Yes. In both the Jesus book and this one I was relying on reshaping stories that had originally been oral tales. The Grimms had oral sources—they were relying on people who told them stories which had been handed down for years, in most cases without a literary background at all. The same thing’s true about the Gospels. We think of Matthew, Mark, Luke and John as texts, but they’re really reports of things their authors had heard about, many years afterward the events themselves. The way in which the Jesus stories were passed on was of course the oral way, and so in both cases I was doing things with oral origins.

It struck me that in a way, you approached The Good Man Jesus as almost a Christian fairytale. In a recent discussion of your book at the Cambridge Theatre [which Philip Pullman missed because he was ill], Neil Gaiman said that he thinks fairytales came from myths, that stories started large and got watered down into fairytales. What do you think about that, and are myths and fairytales closer than a lot of people think?

Interesting point, but I think they are slightly different things. Myths have an explanatory purpose. They explain why the rainbow is there, for example, or why we have the seasons, or why we die—big questions. Fairytales are not like that. They’re about matters of great human importance, like marriage or birth or death, but they don’t have the same sort of big purpose as myths. It’s very hard to say, of course, why people started telling a story about a woman who was very badly mistreated by her mother and stepsisters, who then grew up to marry a prince and so lived happily ever after. Why would you tell a story like that, except that it’s fun to imagine? It’s an interesting thing to think about, and so it’s a good story.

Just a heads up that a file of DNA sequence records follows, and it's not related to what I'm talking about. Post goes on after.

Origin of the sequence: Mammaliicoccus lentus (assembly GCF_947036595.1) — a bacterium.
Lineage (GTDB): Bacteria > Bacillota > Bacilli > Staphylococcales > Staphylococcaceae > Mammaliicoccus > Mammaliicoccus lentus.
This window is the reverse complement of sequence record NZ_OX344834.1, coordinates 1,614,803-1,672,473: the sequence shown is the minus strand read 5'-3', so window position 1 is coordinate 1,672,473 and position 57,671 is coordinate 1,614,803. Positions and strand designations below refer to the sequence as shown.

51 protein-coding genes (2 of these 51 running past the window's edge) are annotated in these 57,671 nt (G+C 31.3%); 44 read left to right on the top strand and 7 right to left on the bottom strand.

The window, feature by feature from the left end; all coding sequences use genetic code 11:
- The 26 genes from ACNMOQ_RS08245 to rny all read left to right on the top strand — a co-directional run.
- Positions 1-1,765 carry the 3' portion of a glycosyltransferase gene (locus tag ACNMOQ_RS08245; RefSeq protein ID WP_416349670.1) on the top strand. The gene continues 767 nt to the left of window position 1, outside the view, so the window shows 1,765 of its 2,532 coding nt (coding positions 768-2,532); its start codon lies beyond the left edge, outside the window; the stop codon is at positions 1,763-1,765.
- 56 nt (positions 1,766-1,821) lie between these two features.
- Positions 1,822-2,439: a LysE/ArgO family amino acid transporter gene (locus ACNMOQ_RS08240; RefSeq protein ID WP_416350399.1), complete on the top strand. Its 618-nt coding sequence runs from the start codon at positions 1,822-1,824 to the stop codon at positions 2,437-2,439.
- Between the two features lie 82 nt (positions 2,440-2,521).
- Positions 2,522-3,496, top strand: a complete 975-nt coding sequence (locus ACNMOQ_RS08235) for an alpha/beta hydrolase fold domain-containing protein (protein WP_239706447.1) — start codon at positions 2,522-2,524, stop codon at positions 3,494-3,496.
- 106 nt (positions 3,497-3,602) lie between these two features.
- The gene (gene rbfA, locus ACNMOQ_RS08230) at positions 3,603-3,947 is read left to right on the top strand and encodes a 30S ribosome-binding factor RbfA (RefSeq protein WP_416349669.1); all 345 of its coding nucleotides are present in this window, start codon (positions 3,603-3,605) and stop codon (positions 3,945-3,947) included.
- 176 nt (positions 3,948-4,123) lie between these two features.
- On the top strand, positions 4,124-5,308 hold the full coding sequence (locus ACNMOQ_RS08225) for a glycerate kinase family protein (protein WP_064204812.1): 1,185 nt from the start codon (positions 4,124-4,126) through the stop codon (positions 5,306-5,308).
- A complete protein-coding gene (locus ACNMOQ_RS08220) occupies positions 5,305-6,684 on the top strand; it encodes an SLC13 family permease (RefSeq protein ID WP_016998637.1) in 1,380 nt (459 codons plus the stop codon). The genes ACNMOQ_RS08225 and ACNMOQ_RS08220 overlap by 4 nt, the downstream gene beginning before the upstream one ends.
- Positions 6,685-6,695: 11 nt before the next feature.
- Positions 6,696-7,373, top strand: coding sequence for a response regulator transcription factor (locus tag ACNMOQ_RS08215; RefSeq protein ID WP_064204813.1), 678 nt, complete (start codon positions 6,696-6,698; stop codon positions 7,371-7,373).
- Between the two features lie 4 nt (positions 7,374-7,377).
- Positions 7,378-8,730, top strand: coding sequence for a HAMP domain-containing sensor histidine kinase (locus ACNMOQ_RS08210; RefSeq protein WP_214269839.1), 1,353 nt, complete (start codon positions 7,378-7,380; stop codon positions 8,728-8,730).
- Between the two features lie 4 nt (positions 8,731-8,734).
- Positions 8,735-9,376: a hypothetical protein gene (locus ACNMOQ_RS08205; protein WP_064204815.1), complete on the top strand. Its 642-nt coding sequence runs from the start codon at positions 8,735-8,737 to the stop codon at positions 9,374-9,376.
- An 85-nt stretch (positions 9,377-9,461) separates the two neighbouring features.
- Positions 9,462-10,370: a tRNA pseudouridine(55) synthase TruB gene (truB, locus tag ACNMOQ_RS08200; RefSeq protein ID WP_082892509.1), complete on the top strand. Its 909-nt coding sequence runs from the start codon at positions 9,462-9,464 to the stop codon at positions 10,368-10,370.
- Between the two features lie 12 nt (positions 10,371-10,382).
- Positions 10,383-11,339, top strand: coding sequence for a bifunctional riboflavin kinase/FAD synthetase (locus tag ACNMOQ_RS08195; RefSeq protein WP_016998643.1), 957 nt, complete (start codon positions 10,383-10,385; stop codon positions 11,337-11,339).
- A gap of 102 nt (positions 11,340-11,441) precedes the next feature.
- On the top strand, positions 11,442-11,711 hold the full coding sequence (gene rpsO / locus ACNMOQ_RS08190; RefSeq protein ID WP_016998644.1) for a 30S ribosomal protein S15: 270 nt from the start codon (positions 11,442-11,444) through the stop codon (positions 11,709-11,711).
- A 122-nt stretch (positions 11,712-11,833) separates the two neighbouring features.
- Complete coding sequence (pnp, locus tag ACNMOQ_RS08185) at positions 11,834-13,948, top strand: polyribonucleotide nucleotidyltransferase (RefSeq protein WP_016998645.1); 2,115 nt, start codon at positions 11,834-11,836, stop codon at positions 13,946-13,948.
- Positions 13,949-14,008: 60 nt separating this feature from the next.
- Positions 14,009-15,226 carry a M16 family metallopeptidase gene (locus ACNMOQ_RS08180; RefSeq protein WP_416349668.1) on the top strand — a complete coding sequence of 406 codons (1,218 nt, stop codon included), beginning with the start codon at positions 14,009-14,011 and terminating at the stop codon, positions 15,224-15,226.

We often hear it said that there are only seven stories in the world, and it’s certainly true that the same human situations come up time and time again. One of the reasons fairytales, and the Grimms’ tales in particular, have been so popular is that they do deal with fundamental human situations. What do you do if you’re starving and you can’t feed your children? You send them into the forest and hope somebody else will look after them. Fairytales are popular because they talk about basic human situations, ways in which human beings can relate to one another. We can be a parent to a child, a child to a parent, or we can be a spouse or a partner—that’s about it!

As a child I read your very big His Dark Materials series first, and then I went back to some of your earlier stories. They seemed a lot more deliberately simple—like fairytales, in fact! Is there something about the form that particularly interests you?